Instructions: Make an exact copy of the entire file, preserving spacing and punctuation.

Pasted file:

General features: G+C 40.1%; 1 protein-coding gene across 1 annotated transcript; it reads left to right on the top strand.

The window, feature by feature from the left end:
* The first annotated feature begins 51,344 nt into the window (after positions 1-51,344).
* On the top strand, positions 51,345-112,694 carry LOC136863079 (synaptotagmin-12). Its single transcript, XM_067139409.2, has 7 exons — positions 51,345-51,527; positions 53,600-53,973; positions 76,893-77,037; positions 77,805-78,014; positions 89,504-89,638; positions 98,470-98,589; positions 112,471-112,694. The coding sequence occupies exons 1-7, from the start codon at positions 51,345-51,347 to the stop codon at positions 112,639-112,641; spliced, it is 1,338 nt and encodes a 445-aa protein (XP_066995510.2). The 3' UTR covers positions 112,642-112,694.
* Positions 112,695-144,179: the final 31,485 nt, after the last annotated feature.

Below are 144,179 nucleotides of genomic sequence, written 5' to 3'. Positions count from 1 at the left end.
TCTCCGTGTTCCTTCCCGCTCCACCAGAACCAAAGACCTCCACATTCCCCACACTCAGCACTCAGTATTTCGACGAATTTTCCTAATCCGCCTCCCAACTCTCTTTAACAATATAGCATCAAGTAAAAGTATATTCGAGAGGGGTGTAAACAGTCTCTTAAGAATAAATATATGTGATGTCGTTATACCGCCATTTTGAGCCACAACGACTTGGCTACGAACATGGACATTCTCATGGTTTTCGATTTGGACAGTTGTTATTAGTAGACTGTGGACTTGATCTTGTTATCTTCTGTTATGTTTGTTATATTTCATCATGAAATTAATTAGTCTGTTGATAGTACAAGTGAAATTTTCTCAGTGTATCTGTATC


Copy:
General features: G+C 40.1%; 1 protein-coding gene across 1 annotated transcript; it reads left to right on the top strand.

The window, feature by feature from the left end:
* The first annotated feature begins 51,344 nt into the window (after positions 1-51,344).
* On the top strand, positions 51,345-112,694 carry LOC136863079 (synaptotagmin-12). Its single transcript, XM_067139409.2, has 7 exons — positions 51,345-51,527; positions 53,600-53,973; positions 76,893-77,037; positions 77,805-78,014; positions 89,504-89,638; positions 98,470-98,589; positions 112,471-112,694. The coding sequence occupies exons 1-7, from the start codon at positions 51,345-51,347 to the stop codon at positions 112,639-112,641; spliced, it is 1,338 nt and encodes a 445-aa protein (XP_066995510.2). The 3' UTR covers positions 112,642-112,694.
* Positions 112,695-144,179: the final 31,485 nt, after the last annotated feature.

Below are 144,179 nucleotides of genomic sequence, written 5' to 3'. Positions count from 1 at the left end.
TCTCCGTGTTCCTTCCCGCTCCACCAGAACCAAAGACCTCCACATTCCCCACACTCAGCACTCAGTATTTCGACGAATTTTCCTAATCCGCCTCCCAACTCTCTTTAACAATATAGCATCAAGTAAAAGTATATTCGAGAGGGGTGTAAACAGTCTCTTAAGAATAAATATATGTGATGTCGTTATACCGCCATTTTGAGCCACAACGACTTGGCTACGAACATGGACATTCTCATGGTTTTCGATTTGGACAGTTGTTATTAGTAGACTGTGGACTTGATCTTGTTATCTTCTGTTATGTTTGTTATATTTCATCATGAAATTAATTAGTCTGTTGATAGTACAAGTGAAATTTTCTCAGTGTATCTGTATC